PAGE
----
Mullen, 770 F.3d at 727-28 (quoting Thatcher v. Hanover Ins. Grp., Inc., 659 F.3d 1212, 1213 (8th Cir. 2011) (in turn quoting Kern v. TXO Prod. Corp., 738 F.2d 968, 970 (8th Cir. 1984)). The relevant factors to consider with regard to a motion for voluntary dismissal include " whether the party has presented a proper explanation for its desire to dismiss; whether a dismissal would result in a waste of judicial time and effort; and whether a dismissal will prejudice the defendants." Thatcher, 659 F.3d at 1213 (quoting Hamm v. Rhone--Poulenc Rorer Pharms., Inc., 187 F.3d 941, 950 (8th Cir. 1999)). Moreover, " a party is not permitted to dismiss merely to escape an adverse decision nor to seek a more favorable forum." Id.

In Thatcher, the court found that the district court abused its discretion in dismissing an action without considering whether the plaintiff sought dismissal for forum shopping purposes. Id. at 1214-15. The plaintiff had made it clear that he intended to refile the action in state court as a breach of contract action only, thus eliminating the basis for federal jurisdiction. Id. at 1214. Likewise, in Donner the court found an abuse of discretion when the district court granted a motion for voluntary dismissal despite the plaintiff's stated intention of refiling the case in state court and adding a defendant to defeat federal diversity jurisdiction. 709 F.3d at 696-97, 699.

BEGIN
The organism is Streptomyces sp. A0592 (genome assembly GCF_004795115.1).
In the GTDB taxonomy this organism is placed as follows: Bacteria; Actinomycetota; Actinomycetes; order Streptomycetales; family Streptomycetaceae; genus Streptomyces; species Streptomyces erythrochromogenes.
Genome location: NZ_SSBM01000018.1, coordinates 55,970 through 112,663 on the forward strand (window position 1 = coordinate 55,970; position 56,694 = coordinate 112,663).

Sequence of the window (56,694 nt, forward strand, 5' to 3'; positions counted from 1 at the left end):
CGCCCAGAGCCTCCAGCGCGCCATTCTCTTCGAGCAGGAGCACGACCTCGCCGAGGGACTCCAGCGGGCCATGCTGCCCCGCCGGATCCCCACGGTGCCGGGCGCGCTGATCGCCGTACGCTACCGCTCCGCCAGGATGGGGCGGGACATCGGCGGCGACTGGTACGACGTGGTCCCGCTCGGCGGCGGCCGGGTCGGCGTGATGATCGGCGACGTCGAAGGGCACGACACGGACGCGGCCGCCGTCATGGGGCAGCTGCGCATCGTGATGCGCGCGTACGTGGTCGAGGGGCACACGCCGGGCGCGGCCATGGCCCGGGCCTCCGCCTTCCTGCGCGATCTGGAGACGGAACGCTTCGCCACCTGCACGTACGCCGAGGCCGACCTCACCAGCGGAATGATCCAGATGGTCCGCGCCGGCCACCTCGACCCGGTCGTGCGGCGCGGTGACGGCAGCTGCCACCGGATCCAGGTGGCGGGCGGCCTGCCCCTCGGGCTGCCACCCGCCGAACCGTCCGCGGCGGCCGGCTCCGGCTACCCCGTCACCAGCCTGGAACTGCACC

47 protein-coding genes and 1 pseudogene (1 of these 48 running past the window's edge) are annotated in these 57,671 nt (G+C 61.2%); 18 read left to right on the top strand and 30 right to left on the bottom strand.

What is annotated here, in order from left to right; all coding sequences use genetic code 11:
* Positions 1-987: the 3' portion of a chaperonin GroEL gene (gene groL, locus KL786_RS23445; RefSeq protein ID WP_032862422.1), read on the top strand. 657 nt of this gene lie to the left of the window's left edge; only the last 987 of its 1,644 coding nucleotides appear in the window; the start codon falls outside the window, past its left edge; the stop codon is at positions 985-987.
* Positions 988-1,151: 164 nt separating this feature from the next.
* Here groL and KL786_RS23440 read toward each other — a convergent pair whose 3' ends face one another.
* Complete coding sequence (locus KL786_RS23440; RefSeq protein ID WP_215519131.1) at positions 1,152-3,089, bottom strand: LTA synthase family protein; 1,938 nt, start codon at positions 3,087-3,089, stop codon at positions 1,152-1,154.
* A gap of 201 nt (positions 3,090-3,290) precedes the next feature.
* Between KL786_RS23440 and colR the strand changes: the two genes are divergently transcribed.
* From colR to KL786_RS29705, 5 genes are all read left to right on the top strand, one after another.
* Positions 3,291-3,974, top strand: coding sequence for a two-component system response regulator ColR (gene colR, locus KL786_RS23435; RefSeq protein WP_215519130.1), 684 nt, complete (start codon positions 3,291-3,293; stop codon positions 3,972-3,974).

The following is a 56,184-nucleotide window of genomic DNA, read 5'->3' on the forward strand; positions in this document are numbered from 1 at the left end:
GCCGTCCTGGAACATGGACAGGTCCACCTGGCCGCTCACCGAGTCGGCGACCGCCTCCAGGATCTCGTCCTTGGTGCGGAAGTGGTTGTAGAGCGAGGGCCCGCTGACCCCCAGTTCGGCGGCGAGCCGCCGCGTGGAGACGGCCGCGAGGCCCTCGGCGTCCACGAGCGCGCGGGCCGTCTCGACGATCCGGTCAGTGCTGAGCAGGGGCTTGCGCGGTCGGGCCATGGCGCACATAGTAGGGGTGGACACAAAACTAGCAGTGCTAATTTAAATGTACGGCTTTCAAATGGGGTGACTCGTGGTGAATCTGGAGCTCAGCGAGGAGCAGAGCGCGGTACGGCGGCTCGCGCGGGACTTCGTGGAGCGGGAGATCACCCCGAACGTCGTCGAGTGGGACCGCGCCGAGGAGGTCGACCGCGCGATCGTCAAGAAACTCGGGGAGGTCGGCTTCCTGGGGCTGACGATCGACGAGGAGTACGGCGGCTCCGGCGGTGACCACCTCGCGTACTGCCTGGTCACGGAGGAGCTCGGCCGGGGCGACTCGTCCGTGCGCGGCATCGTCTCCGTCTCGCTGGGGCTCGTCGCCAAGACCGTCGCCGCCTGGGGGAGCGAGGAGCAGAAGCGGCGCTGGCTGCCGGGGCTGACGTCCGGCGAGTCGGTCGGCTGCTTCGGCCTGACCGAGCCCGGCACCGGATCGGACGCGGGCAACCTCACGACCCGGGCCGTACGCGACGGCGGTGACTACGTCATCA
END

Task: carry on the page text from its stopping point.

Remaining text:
B. Discussion

Unlike the situations present in Thatcher and Donner, there is no indication here that USA seeks dismissal in order to gain some kind of strategic advantage, whether by forum-shopping[3] or otherwise. Indeed, and as Claimants themselves note, USA will be at a serious strategic disadvantage if it ever decides to refile this action. Any action for the civil forfeiture of cash must be filed within one year of the alleged offense, unless USA can prove that every dollar can be directly traced to a forfeitable offense. See Doc. No. 28 at 6 (citing 18 U.S.C. § 984(b)[4] The funds at issue in this case were seized in May 2013, well over one year ago. While this action was filed within the one year limitations period, any hypothetical future action necessarily will be filed beyond that period, thus requiring USA to directly trace the funds to a forfeitable offense. By dismissing this action and refiling, USA would gain nothing while making its claim much more difficult to prove.

Meanwhile, USA has offered a plausible reason for seeking dismissal: the exercise of its prosecutorial discretion to direct its resources elsewhere. Doc. No. 25-1 at 3.

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Clearly, it would have been better for all involved if USA had come to this conclusion sooner. This obvious truth does not change the fact that USA has provided the requisite " proper explanation for its desire to dismiss." There is no evidence that this reason is false or has otherwise been offered in bad faith. If anything, USA's reason for seeking dismissal is entirely consistent with an IRS policy change that Claimants describe as follows: